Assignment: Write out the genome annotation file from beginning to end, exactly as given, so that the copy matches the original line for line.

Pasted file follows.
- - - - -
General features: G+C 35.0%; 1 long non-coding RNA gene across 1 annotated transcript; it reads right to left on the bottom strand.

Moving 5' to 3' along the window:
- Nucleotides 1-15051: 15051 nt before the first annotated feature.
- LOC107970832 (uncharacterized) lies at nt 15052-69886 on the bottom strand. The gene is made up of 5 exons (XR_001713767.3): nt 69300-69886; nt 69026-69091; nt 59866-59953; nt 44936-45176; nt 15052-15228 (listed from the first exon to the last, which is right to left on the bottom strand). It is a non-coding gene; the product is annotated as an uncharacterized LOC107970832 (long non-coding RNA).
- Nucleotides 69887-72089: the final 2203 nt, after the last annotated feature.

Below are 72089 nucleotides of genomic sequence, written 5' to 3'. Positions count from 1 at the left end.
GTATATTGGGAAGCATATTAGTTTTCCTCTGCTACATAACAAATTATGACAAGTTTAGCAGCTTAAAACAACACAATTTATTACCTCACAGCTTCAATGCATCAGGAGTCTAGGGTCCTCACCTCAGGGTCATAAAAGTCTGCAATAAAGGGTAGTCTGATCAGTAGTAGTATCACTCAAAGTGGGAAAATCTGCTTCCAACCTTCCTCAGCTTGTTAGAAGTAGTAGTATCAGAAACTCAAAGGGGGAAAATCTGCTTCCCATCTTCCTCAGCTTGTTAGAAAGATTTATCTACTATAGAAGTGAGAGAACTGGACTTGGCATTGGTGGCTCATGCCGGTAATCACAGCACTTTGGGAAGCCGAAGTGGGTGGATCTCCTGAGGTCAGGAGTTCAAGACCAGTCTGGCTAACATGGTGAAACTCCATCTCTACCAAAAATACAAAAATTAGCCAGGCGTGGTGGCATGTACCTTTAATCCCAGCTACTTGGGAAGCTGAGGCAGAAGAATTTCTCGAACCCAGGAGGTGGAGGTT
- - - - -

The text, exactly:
General features: G+C 35.0%; 1 long non-coding RNA gene across 1 annotated transcript; it reads right to left on the bottom strand.

Moving 5' to 3' along the window:
- Nucleotides 1-15051: 15051 nt before the first annotated feature.
- LOC107970832 (uncharacterized) lies at nt 15052-69886 on the bottom strand. The gene is made up of 5 exons (XR_001713767.3): nt 69300-69886; nt 69026-69091; nt 59866-59953; nt 44936-45176; nt 15052-15228 (listed from the first exon to the last, which is right to left on the bottom strand). It is a non-coding gene; the product is annotated as an uncharacterized LOC107970832 (long non-coding RNA).
- Nucleotides 69887-72089: the final 2203 nt, after the last annotated feature.

Below are 72089 nucleotides of genomic sequence, written 5' to 3'. Positions count from 1 at the left end.
GTATATTGGGAAGCATATTAGTTTTCCTCTGCTACATAACAAATTATGACAAGTTTAGCAGCTTAAAACAACACAATTTATTACCTCACAGCTTCAATGCATCAGGAGTCTAGGGTCCTCACCTCAGGGTCATAAAAGTCTGCAATAAAGGGTAGTCTGATCAGTAGTAGTATCACTCAAAGTGGGAAAATCTGCTTCCAACCTTCCTCAGCTTGTTAGAAGTAGTAGTATCAGAAACTCAAAGGGGGAAAATCTGCTTCCCATCTTCCTCAGCTTGTTAGAAAGATTTATCTACTATAGAAGTGAGAGAACTGGACTTGGCATTGGTGGCTCATGCCGGTAATCACAGCACTTTGGGAAGCCGAAGTGGGTGGATCTCCTGAGGTCAGGAGTTCAAGACCAGTCTGGCTAACATGGTGAAACTCCATCTCTACCAAAAATACAAAAATTAGCCAGGCGTGGTGGCATGTACCTTTAATCCCAGCTACTTGGGAAGCTGAGGCAGAAGAATTTCTCGAACCCAGGAGGTGGAGGTT